Tales of the Lost and Lamented

A couple of new releases since my last post: Trickster’s Treats #4 is out now through Things in the Well, featuring my short story “Tender Age in Bloom”, and you can find that here; Tales of the Lost Volume 2 from Plaid Dragon/Things in the Well features my tale “Our Tragic Heroine” directly after Neil freaking Gaiman in the table of contents, and you can buy that here.

Some good feedback on my published work: here is a review of If Only Tonight We Could Sleep from The Creative Shed, and here is an interview with Shadowy Natures editor Rebecca Rowland with Rue Morgue Magazine, who have selected my story “Walking on Knives” as one of the book’s highlights — somewhat typical of the anthology’s many reviews so far, I’m glad to report!

My friend Raven Baylock passed away a few months back, and after his memorial, I wrote a story inspired by and in tribute to him. With the final exhibition of his work coming up, I thought it would be really cool to do something with the piece, so I decided to print it up as a limited booklet to give away at the event. I ran the idea past Meg (the Red Wallflower) to see if she’d be interested in contributing and she was immediately on board. It didn’t turn out quite the way we’d envisioned — Meg then came down with pneumonia, so we couldn’t set up any new shoots — but the constraints pushed us in a different direction. I found an image she had shot on a previous expedition, one I’d always really liked, and it started worming its way into the story, becoming a part of it. I laboured over the edits until the last minute, wanting this tale to be just right — not only did this tale have to be worthy of Raven’s memory, but pretty much everyone who would read it would know him and his friends better than me, plus I was handling a set of characters even more diverse than usual and aware that people who identified as such would be the prime audience. No pressure, then! I think I got it right, but we’ll have to see what the feedback is like. All copies of “The Haunted Heart of Ebon Eidolon” were taken on the night and the idea behind it was generally met with enthusiasm; I just continue to hope that I’ve done my friend (and his friends) justice.

Raven’s exhibition took place on Halloween, due to the hard work and organisation of his friends, and I’d like to share a few images here — just a small taste of the man and his work, and also the work of those who loved and miss him.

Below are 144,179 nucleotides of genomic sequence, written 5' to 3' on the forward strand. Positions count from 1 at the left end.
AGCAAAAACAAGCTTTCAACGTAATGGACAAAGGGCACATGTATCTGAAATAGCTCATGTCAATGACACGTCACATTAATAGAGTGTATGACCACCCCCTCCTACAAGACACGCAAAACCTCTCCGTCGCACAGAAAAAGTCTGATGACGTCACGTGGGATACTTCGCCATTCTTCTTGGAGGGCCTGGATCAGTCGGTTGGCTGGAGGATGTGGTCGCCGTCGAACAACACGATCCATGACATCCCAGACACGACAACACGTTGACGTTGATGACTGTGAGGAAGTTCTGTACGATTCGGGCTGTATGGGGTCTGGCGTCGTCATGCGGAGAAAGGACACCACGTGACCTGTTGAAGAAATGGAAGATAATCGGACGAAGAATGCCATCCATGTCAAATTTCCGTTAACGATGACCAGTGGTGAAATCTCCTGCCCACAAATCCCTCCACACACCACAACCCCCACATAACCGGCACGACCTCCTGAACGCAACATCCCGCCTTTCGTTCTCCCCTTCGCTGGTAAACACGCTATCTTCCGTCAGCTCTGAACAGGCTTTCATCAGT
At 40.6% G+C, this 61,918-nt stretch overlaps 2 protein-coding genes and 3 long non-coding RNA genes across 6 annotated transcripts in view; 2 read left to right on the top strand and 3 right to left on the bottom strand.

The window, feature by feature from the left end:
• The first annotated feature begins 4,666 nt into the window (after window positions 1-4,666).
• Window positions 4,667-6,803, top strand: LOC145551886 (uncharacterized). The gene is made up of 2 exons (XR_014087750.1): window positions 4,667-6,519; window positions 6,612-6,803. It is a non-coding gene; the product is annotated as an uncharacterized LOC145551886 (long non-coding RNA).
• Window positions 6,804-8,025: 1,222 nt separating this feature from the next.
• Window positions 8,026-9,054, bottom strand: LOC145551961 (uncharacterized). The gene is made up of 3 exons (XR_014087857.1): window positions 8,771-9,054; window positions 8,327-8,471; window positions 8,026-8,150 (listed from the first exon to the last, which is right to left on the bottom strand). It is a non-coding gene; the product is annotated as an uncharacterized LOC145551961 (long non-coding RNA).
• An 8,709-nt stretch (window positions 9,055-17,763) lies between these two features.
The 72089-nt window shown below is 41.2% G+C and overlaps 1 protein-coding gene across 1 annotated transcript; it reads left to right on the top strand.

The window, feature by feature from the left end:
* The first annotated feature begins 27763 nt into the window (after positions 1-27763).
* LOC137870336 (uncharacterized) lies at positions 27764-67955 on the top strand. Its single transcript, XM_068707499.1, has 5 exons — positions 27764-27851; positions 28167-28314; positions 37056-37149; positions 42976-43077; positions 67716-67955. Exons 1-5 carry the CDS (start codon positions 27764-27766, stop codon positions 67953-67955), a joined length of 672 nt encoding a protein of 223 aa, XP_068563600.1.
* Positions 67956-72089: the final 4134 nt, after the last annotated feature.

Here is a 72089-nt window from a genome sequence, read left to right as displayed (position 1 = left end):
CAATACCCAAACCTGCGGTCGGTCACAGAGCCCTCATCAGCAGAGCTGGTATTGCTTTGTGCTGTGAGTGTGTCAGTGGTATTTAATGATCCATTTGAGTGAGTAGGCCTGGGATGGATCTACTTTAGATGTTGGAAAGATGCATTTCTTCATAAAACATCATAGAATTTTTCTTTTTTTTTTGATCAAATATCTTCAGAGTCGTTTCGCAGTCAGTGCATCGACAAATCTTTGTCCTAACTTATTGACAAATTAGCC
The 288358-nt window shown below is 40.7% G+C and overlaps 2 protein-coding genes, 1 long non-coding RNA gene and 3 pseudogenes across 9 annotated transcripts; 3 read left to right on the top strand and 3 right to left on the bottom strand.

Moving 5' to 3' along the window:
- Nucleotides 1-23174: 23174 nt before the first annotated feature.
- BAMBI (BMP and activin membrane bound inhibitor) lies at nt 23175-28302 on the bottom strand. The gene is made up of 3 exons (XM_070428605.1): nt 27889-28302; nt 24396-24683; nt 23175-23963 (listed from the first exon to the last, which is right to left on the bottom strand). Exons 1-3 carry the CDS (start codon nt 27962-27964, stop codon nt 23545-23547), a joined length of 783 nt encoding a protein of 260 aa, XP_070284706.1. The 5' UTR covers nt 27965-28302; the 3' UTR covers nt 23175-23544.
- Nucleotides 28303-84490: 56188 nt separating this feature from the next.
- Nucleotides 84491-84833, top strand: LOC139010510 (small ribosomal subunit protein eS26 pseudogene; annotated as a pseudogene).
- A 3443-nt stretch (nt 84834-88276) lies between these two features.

Painting by Elena Maslarova (who once played guitar in icecocoon and later painted the cover art for one of our albums)
The exhibition was held at the Dungeon, which Raven helped to decorate… and it’s a real sex dungeon, too, hence some of the fittings
Wonderful tribute piece in rhinestone by Michael Thompson
Death mask of Raven Baylock, artist unknown
Floor piece by Emerson Ward
Raven’s nieces as the Blood Brides, modelling the last pieces he finished before his death. The dress on the left was stained with real blood, both Raven’s and some that was donated to him for the project
A distinctive Raven piece – however, he worked in a great many styles and fields
Raven’s pieces often involved real skulls; the tubes here are from his inhalers; the plastic tub on top is one of many “lolly jars” he created and sometimes gave away to friends

I’m proud to note that I was allowed to select a work to take home with me, and though I already own one little thing that Raven made for my 30th birthday, now I have a more substantial piece in a place of honour in my Red Room.

On that note, let’s cue the lists and be on our way.

Mxxx

Reading: Hope Island, Tim Major — See What You Made Me Do: Power, Control and Domestic Abuse, Jess Hill — Survivor Song, Paul Tremblay — The Enemy of the People: A Dangerous Time to Tell the Truth in America, Jim Acosta — Tender is the Flesh, Agustina Bazterrica

Listening: The Raging Wrath of the Easter Bunny Demo, Mr. Bungle — Self-Surgery, Mrs. Piss — Ohms, Deftones — Andro, Tommy Lee — The Sound of The Smiths, The Smiths

Watching: Jay & Silent Bob Reboot — The Dirt — Clerks II

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